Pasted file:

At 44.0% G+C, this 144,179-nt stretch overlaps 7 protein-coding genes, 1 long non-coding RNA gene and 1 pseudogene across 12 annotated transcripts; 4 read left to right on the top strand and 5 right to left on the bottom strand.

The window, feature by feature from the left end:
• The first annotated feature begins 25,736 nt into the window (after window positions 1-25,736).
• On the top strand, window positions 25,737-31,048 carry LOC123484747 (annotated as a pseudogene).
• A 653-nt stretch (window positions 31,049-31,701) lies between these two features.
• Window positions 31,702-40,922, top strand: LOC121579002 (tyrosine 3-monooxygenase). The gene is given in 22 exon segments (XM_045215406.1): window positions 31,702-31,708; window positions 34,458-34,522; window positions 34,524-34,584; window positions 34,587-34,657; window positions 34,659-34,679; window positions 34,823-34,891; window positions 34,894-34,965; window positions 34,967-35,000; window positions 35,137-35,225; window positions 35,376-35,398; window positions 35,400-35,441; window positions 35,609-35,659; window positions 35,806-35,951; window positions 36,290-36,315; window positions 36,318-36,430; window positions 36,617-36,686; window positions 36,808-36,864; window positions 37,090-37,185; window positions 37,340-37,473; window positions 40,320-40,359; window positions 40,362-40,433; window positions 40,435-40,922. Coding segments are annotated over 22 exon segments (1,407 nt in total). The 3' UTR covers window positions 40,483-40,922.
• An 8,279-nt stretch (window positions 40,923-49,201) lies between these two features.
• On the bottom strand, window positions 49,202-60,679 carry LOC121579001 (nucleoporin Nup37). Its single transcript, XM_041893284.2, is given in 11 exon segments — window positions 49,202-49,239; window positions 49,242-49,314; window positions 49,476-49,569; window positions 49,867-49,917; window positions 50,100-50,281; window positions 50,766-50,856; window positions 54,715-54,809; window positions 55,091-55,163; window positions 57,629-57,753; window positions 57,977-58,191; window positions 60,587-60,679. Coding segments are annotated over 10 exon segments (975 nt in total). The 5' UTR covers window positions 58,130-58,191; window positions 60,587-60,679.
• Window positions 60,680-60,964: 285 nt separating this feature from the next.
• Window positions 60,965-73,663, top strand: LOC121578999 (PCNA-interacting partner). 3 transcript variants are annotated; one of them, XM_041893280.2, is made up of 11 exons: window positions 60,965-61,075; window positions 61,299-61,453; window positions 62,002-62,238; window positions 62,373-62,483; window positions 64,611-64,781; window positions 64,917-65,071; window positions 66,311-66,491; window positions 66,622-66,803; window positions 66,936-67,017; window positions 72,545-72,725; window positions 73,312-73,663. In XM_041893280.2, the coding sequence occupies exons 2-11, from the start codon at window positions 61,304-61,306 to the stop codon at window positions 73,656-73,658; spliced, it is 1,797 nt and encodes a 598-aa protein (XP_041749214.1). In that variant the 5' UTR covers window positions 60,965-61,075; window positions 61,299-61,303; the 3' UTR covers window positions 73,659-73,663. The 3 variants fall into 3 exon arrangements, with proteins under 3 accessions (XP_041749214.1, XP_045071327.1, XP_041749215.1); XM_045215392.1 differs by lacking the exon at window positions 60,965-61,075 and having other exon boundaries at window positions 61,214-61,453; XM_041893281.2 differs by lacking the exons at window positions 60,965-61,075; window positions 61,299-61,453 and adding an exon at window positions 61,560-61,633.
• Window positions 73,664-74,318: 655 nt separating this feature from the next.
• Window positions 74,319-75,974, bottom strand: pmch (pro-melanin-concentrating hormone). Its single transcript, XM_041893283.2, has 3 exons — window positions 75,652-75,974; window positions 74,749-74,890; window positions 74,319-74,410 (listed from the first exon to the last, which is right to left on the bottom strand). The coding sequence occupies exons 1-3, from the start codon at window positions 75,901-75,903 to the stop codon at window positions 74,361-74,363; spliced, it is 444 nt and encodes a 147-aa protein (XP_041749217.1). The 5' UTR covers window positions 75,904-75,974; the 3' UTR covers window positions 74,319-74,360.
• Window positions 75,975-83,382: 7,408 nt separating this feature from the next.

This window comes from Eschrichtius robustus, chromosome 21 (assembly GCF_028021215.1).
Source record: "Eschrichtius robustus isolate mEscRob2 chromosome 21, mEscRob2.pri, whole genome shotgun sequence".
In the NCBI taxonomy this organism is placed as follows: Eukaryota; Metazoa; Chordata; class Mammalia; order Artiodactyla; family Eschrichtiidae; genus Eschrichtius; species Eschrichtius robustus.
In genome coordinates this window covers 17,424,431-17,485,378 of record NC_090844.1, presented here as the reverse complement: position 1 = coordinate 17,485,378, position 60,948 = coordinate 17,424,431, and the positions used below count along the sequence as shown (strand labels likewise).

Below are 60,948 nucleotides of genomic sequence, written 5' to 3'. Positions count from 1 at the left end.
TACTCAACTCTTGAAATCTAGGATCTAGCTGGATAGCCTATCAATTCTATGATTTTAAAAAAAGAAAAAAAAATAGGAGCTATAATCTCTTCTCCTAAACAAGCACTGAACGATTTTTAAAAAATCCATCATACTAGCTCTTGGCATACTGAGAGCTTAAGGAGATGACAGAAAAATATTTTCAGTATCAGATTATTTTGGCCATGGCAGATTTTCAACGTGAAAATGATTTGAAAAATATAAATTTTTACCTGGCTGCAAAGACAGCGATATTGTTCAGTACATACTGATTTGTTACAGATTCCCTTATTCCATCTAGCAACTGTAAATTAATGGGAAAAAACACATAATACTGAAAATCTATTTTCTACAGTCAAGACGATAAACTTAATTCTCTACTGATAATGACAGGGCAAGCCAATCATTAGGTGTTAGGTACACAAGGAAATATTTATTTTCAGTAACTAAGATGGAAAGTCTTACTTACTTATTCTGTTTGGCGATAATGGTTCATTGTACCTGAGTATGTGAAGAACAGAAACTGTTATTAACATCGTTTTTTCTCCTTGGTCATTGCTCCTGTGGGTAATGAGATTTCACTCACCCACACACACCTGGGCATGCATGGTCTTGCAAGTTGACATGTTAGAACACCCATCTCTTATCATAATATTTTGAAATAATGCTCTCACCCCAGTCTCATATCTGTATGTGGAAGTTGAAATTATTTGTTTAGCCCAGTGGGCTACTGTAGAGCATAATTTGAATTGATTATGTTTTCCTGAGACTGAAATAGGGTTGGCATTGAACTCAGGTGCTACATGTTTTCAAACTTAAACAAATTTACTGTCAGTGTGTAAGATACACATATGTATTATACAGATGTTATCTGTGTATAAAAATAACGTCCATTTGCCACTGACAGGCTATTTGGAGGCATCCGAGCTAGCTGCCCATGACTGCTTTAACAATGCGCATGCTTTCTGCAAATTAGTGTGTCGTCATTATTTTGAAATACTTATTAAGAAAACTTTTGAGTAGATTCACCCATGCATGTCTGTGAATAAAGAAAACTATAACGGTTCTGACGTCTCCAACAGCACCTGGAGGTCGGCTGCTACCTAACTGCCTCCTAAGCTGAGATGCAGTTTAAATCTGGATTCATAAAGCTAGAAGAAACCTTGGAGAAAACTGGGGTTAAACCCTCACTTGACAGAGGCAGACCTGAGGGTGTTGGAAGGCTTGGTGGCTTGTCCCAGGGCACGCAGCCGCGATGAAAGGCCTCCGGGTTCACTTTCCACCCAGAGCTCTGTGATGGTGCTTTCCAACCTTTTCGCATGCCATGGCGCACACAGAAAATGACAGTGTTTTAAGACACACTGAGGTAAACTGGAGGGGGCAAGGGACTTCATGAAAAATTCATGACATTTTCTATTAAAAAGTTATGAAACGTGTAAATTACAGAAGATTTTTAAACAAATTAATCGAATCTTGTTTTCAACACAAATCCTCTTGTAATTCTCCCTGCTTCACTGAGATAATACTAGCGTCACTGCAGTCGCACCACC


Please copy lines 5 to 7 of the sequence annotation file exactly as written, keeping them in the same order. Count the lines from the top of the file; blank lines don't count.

• A 653-nt stretch (window positions 31,049-31,701) lies between these two features.
• Window positions 31,702-40,922, top strand: LOC121579002 (tyrosine 3-monooxygenase). The gene is given in 22 exon segments (XM_045215406.1): window positions 31,702-31,708; window positions 34,458-34,522; window positions 34,524-34,584; window positions 34,587-34,657; window positions 34,659-34,679; window positions 34,823-34,891; window positions 34,894-34,965; window positions 34,967-35,000; window positions 35,137-35,225; window positions 35,376-35,398; window positions 35,400-35,441; window positions 35,609-35,659; window positions 35,806-35,951; window positions 36,290-36,315; window positions 36,318-36,430; window positions 36,617-36,686; window positions 36,808-36,864; window positions 37,090-37,185; window positions 37,340-37,473; window positions 40,320-40,359; window positions 40,362-40,433; window positions 40,435-40,922. Coding segments are annotated over 22 exon segments (1,407 nt in total). The 3' UTR covers window positions 40,483-40,922.
• An 8,279-nt stretch (window positions 40,923-49,201) lies between these two features.